I can’t remember which award but last year (or the year before?) the winner of an australian art award was a work called “Flashing lightbulb in a room” which consisted of, you guessed it, a flashing lightbulb in a bare room. I don’t think the reporter understood the concept of Dada as she asked the artist, very seriously, about the profound meaning of it (she must have assumed that because it won an award it was profound). She got the simple reply “Nothing, it’s just a lightbul that isn’t screwed in properly in a room that is stripped down.” The look on the reporters face was priceless.

    More informed reports indicated that the judges were sick of the forced meaning in the works that they were viewing so picked one without it.

  6. kalaatu said,

    About modern art, it’s one of those things that needs an aquired taste. In every age there’s good and bad art. You just have to maintain some standard of judgment.

    Personally, I like some modern/postmodern stuff. A lot of formalism is quite good, there’s performance art, and the outdoor sculpture can be very beautiful. Even the more conceptual stuff can be good, you just have to take it for what it is. I’ve really seen very little, and sometimes it takes the right artist or moment to make it happen.

    Then again, a lot of it makes me want to vomit. But that’s to be expected… it’s nothing new

  7. lyte said,

    Not too long ago art was considered to be one of the greatest proficiencies of man’s amazing intellect, it established man’s progress and exemplified his artistic soulful nature. Today, that idealistic concept of art has been mangled to represent nothing more than garbage heaps, purple icebergs, human waste and the poetic gold fish in a blender routine. All that art meant to classical or renaissance artists has been polluted with the notion that “art” can be anything, anyway, anyhow. The decline of “real art” has been a severe misfortune to humanity; children are being taught that all “modern art” is expressive and beautiful in its own way. Some granted, can be- but please forgive me if I fail to see the exquisite elegiacness of the feces display.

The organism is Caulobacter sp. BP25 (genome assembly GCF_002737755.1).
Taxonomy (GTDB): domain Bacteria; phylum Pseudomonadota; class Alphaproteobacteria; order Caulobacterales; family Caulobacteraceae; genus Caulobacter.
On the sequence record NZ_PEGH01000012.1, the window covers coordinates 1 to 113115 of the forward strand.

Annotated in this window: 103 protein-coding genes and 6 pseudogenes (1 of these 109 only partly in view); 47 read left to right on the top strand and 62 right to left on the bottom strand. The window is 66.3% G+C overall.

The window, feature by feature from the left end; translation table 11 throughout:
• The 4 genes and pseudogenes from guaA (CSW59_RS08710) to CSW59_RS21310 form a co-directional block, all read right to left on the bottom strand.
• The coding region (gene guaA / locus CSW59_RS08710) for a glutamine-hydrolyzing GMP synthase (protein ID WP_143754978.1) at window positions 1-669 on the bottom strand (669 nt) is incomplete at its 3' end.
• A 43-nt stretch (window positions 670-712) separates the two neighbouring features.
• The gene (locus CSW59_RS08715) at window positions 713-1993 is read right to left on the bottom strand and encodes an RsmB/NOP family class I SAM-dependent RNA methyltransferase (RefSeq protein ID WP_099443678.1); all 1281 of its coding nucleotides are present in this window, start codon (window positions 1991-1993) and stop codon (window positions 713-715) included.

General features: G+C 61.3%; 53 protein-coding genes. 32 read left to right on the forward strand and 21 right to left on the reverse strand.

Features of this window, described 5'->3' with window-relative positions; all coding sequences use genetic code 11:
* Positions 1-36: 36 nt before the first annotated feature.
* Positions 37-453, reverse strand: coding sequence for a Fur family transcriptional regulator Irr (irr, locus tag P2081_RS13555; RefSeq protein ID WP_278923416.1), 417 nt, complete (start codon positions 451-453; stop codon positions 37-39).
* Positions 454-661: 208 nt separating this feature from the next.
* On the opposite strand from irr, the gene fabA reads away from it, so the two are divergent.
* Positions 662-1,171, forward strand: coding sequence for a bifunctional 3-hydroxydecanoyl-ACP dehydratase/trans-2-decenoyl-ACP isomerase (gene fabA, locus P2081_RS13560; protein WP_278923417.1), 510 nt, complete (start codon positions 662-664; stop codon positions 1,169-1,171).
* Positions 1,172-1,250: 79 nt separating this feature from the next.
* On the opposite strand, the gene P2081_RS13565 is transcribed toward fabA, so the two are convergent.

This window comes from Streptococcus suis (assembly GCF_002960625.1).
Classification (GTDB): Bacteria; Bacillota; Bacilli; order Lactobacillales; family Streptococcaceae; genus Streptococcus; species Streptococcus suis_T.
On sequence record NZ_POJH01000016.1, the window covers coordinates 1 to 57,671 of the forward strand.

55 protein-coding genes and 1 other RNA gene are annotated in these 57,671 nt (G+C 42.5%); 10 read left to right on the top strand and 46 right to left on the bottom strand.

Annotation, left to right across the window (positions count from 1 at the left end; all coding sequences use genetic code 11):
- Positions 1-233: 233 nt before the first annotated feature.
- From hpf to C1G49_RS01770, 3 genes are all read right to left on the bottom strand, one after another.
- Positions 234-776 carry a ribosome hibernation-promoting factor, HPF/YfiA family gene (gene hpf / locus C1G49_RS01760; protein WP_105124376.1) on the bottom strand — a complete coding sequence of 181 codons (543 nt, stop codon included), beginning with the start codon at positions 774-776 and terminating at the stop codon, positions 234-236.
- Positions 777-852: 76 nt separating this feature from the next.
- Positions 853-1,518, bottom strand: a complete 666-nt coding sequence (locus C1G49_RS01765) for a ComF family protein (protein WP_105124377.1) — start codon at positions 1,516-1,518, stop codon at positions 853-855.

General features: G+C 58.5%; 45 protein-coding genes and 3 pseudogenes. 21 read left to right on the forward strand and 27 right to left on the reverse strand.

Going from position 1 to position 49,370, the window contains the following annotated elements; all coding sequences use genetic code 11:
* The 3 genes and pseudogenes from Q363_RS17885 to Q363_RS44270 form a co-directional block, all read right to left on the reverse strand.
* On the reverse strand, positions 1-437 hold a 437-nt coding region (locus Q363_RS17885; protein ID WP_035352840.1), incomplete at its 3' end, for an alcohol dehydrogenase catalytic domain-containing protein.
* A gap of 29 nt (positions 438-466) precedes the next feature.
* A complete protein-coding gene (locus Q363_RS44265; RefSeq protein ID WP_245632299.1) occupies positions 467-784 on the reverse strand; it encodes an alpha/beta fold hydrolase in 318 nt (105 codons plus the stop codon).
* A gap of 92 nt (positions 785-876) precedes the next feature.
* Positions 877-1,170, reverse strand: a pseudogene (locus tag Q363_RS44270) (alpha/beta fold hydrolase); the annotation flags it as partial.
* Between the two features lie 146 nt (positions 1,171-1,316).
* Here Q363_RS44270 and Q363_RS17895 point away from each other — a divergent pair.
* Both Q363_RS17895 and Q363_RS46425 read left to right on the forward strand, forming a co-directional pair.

8. jaoman said,

    Ah, modern art… I remember some years ago there was a lot of buzz around a video of a fine artiste massacring a live rat. Sweet and salty, eh…

    In fact, slandering modern art isn’t entirely accurate: the fault may very well lie in the viewers. Which, considering the purpose of art, may be the most BS I’ve ever said, but hear me out. What I see when I look toward modern art is a reversal of values. Instead of celebrating beauty, as did the Renascence and those that followed, artists search for pain and ugliness. Modern photography, for example, shows its best face in capturing slums and African children dieing of starvation. However, while this is going on, many still judge art by the classical standards. This incompatibility produces much of the friction and confusion surrounding modern art.

  9. kenichi said,

    I think you may be right jaoman. That is for many people. However, I know that I slander modern art for other reasons. There are two reasons in fact.
    1. It emphasizes concept over craftsmanship. When was the last time a modern artist was criticized for their brushstroke technique?